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While the molecular mechanisms of antibody production and diversity and of cellular specific immune responses have been studied since many decades, the actions of viruses blocking and modifying the innate immune system, i.e. mainly the interferon (IFN) response and its various signaling pathways, have been recognized and studied in more detail only during the last 10-15 years. Viruses can counteract defense strategies of infected cells, and specific proteins of many viruses were found to act as IFN antagonists.
In this book a number of groups leading this area of research have presented reviews and updates of their research. In the introductory chapter M Shaw and P Palese review the IFN signaling pathways and provide a comprehensive list of virus-encoded proteins that target different components of the pathways of the IFN response. It is then reviewed how viruses elicit the IFN production (DE Levy and IJ Marié), how IFN regulatory genes are induced by viruses (group of GC Sen), how viruses have ‘learned’ to evade immune mechanisms, interfering with MHC mediated antigen presentation, blockage of apoptosis, mimicking of cytokines and cellular receptors, or by direct infection of immune cells (group of HL Ploegh). In additional chapters, the virus-encoded IFN antagonists of particular viruses are described, such as of influenzaviruses (A Garcia-Sastre), paramyxoviruses (group of RE Randall), herpes simplex virus (SJ Advani and B Roizman), poxviruses (JB Johnston and G McFadden), filoviruses, bunyaviruses and flaviviruses (CF Basler). For poxviruses, the mechanisms of molecular mimikry, i.e. viral proteins binding to cytokines or cytokine receptors, are of particular interest. A new area of research is the involvement of toll-like receptors in the activation of pathways of the innate immune response and of their interaction with viral proteins (SR Ross). Autophagy is a protective mechanism of mammalian cells that can be targeted by viral virulence gene products (group of B Levine). Finally, the ways in which the genetic variation of hosts influences the susceptibility to viral infections is reviewed in a short chapter with particular attention to infection with HIV (E Choi and S Chanock).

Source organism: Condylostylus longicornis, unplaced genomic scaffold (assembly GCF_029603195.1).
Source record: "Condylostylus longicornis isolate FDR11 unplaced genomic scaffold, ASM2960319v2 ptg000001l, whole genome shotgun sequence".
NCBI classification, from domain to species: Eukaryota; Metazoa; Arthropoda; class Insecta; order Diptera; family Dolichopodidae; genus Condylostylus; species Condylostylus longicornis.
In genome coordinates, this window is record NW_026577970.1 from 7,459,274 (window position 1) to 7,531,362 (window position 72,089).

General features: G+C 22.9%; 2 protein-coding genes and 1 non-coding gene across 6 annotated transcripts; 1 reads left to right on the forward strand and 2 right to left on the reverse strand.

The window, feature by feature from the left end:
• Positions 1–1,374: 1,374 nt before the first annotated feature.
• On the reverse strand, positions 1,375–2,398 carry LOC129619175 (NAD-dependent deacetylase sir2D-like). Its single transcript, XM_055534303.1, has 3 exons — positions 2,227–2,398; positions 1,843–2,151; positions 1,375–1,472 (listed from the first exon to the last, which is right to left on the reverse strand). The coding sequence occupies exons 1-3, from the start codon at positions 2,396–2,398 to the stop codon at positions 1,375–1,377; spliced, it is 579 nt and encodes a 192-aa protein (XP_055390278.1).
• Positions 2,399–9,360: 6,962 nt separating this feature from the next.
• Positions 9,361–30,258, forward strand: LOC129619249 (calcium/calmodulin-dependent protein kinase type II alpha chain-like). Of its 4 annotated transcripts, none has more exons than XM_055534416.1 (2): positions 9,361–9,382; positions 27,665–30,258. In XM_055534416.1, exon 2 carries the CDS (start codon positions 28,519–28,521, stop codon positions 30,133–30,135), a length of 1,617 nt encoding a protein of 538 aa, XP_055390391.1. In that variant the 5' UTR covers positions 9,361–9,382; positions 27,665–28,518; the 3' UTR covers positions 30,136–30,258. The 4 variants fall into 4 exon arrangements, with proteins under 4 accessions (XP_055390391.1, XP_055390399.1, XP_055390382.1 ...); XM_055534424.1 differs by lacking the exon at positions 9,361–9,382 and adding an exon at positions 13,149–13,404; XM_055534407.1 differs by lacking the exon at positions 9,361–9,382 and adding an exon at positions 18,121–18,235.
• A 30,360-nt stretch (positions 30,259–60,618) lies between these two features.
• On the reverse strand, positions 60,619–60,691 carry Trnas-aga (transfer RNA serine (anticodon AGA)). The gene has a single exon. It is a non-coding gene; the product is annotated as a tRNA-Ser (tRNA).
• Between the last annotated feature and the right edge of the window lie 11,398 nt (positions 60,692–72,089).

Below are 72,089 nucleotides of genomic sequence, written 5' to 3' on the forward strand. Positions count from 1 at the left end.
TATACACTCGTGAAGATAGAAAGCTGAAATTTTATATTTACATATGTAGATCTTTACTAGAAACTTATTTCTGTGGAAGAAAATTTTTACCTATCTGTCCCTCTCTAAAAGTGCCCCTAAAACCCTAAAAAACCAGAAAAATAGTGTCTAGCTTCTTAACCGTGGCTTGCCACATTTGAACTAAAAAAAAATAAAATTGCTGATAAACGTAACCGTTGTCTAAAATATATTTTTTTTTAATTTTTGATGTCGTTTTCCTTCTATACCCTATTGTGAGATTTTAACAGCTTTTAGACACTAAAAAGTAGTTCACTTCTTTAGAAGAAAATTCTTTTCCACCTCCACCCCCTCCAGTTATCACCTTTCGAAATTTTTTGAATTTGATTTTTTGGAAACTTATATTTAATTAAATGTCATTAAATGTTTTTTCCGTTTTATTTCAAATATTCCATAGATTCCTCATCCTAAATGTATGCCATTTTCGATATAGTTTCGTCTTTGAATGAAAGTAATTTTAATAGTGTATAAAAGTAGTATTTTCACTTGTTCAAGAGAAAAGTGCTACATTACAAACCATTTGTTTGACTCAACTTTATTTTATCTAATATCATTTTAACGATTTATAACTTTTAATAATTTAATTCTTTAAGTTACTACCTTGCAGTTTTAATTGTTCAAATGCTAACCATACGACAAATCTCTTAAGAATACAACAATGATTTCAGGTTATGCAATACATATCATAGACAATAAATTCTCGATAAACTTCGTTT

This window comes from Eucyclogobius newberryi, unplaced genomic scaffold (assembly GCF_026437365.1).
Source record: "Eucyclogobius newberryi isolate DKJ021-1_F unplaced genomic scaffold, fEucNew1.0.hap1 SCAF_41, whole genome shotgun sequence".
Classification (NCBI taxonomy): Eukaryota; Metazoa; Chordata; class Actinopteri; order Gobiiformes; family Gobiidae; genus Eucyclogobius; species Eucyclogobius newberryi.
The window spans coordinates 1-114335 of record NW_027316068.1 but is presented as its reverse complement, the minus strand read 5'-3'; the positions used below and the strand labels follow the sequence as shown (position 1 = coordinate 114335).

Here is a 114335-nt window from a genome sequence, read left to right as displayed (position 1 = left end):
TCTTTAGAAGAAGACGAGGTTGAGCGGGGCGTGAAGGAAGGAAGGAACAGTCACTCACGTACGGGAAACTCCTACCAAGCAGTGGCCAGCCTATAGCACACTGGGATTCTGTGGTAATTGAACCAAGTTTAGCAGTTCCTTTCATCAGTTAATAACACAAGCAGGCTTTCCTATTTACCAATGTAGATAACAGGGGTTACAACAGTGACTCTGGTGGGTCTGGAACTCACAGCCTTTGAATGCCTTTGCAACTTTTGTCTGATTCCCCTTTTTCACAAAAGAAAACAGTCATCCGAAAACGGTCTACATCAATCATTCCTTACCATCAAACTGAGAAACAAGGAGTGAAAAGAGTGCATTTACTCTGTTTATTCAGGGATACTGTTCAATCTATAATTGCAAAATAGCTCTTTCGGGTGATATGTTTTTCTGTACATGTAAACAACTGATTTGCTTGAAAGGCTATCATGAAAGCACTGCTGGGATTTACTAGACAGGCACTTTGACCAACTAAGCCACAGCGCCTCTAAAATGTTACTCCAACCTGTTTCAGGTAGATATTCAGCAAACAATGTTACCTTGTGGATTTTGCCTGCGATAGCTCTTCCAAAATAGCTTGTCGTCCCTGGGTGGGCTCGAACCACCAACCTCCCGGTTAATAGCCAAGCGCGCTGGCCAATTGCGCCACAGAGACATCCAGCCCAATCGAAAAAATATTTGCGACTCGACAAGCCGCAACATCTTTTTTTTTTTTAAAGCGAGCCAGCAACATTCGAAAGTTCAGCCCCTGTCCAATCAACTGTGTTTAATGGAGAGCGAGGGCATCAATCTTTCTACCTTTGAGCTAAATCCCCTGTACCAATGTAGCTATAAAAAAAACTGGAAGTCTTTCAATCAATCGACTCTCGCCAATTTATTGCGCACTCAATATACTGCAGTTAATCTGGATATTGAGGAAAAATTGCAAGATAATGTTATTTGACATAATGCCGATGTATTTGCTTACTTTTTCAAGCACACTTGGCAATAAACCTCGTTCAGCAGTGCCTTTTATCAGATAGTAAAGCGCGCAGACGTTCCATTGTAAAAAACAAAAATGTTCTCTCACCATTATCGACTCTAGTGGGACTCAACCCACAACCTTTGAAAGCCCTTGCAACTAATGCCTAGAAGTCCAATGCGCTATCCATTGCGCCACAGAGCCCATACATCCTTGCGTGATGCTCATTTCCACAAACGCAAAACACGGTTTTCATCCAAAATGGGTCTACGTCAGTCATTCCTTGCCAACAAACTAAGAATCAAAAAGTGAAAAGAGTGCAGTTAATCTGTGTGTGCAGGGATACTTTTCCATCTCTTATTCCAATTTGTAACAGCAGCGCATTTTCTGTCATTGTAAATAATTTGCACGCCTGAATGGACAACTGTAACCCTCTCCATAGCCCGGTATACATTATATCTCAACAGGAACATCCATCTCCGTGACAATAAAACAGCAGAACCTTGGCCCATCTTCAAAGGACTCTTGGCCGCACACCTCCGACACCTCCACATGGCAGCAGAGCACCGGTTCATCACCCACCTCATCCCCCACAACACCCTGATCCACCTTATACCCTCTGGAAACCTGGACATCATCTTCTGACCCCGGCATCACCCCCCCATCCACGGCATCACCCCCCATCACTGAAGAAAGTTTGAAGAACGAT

There is minimal overlap between the different chapters, and the references are very up-to-date (a considerable number of them published in 2004). In several chapters the years of publication of references are omitted for no obvious reasons. Some chapters would have benefited from the presence of illustrations and tables.
This book is an excellent, up-to-date reference on a relatively young area of research in which virology, cellular biology and molecular pathogenesis govern the principles of coinvestigation. Thus, the book will be of great interest to virologists, molecular immunologists and biologists, and biochemists but also to clinical pharmacologists in the long-term search for new antiviral agents.